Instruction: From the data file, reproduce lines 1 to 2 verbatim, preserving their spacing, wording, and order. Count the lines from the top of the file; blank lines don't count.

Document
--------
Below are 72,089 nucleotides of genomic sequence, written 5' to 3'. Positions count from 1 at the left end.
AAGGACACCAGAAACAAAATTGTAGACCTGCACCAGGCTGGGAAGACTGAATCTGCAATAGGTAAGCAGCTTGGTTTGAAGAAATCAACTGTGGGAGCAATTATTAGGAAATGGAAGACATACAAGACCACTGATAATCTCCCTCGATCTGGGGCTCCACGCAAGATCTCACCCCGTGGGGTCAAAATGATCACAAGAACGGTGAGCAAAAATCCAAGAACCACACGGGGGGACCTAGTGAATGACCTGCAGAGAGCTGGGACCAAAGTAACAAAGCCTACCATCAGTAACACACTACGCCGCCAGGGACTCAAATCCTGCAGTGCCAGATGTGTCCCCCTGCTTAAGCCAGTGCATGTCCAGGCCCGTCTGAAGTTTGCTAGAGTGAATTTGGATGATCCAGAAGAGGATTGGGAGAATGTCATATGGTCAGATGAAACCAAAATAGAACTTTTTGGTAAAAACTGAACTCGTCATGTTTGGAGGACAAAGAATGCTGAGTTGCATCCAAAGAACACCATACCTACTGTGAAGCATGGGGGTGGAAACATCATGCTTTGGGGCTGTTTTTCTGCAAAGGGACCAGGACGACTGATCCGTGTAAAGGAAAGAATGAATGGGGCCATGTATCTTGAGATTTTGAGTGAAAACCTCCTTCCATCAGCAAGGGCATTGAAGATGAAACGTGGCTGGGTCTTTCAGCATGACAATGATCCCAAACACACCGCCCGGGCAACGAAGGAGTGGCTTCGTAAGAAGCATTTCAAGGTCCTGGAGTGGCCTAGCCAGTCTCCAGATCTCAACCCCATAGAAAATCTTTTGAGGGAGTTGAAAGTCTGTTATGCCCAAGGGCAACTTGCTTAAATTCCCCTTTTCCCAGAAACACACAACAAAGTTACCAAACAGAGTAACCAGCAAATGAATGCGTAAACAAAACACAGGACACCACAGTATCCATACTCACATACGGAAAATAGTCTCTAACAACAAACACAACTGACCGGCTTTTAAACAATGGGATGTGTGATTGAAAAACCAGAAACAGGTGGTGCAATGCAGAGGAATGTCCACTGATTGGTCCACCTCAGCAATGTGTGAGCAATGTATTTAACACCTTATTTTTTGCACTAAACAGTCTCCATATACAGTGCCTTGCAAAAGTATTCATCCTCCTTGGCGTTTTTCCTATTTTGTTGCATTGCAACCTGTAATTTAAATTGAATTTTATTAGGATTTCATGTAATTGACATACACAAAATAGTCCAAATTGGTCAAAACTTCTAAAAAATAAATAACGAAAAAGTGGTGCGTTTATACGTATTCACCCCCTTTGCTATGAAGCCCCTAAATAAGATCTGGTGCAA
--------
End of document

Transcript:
Below are 72,089 nucleotides of genomic sequence, written 5' to 3'. Positions count from 1 at the left end.
AAGGACACCAGAAACAAAATTGTAGACCTGCACCAGGCTGGGAAGACTGAATCTGCAATAGGTAAGCAGCTTGGTTTGAAGAAATCAACTGTGGGAGCAATTATTAGGAAATGGAAGACATACAAGACCACTGATAATCTCCCTCGATCTGGGGCTCCACGCAAGATCTCACCCCGTGGGGTCAAAATGATCACAAGAACGGTGAGCAAAAATCCAAGAACCACACGGGGGGACCTAGTGAATGACCTGCAGAGAGCTGGGACCAAAGTAACAAAGCCTACCATCAGTAACACACTACGCCGCCAGGGACTCAAATCCTGCAGTGCCAGATGTGTCCCCCTGCTTAAGCCAGTGCATGTCCAGGCCCGTCTGAAGTTTGCTAGAGTGAATTTGGATGATCCAGAAGAGGATTGGGAGAATGTCATATGGTCAGATGAAACCAAAATAGAACTTTTTGGTAAAAACTGAACTCGTCATGTTTGGAGGACAAAGAATGCTGAGTTGCATCCAAAGAACACCATACCTACTGTGAAGCATGGGGGTGGAAACATCATGCTTTGGGGCTGTTTTTCTGCAAAGGGACCAGGACGACTGATCCGTGTAAAGGAAAGAATGAATGGGGCCATGTATCTTGAGATTTTGAGTGAAAACCTCCTTCCATCAGCAAGGGCATTGAAGATGAAACGTGGCTGGGTCTTTCAGCATGACAATGATCCCAAACACACCGCCCGGGCAACGAAGGAGTGGCTTCGTAAGAAGCATTTCAAGGTCCTGGAGTGGCCTAGCCAGTCTCCAGATCTCAACCCCATAGAAAATCTTTTGAGGGAGTTGAAAGTCTGTTATGCCCAAGGGCAACTTGCTTAAATTCCCCTTTTCCCAGAAACACACAACAAAGTTACCAAACAGAGTAACCAGCAAATGAATGCGTAAACAAAACACAGGACACCACAGTATCCATACTCACATACGGAAAATAGTCTCTAACAACAAACACAACTGACCGGCTTTTAAACAATGGGATGTGTGATTGAAAAACCAGAAACAGGTGGTGCAATGCAGAGGAATGTCCACTGATTGGTCCACCTCAGCAATGTGTGAGCAATGTATTTAACACCTTATTTTTTGCACTAAACAGTCTCCATATACAGTGCCTTGCAAAAGTATTCATCCTCCTTGGCGTTTTTCCTATTTTGTTGCATTGCAACCTGTAATTTAAATTGAATTTTATTAGGATTTCATGTAATTGACATACACAAAATAGTCCAAATTGGTCAAAACTTCTAAAAAATAAATAACGAAAAAGTGGTGCGTTTATACGTATTCACCCCCTTTGCTATGAAGCCCCTAAATAAGATCTGGTGCAA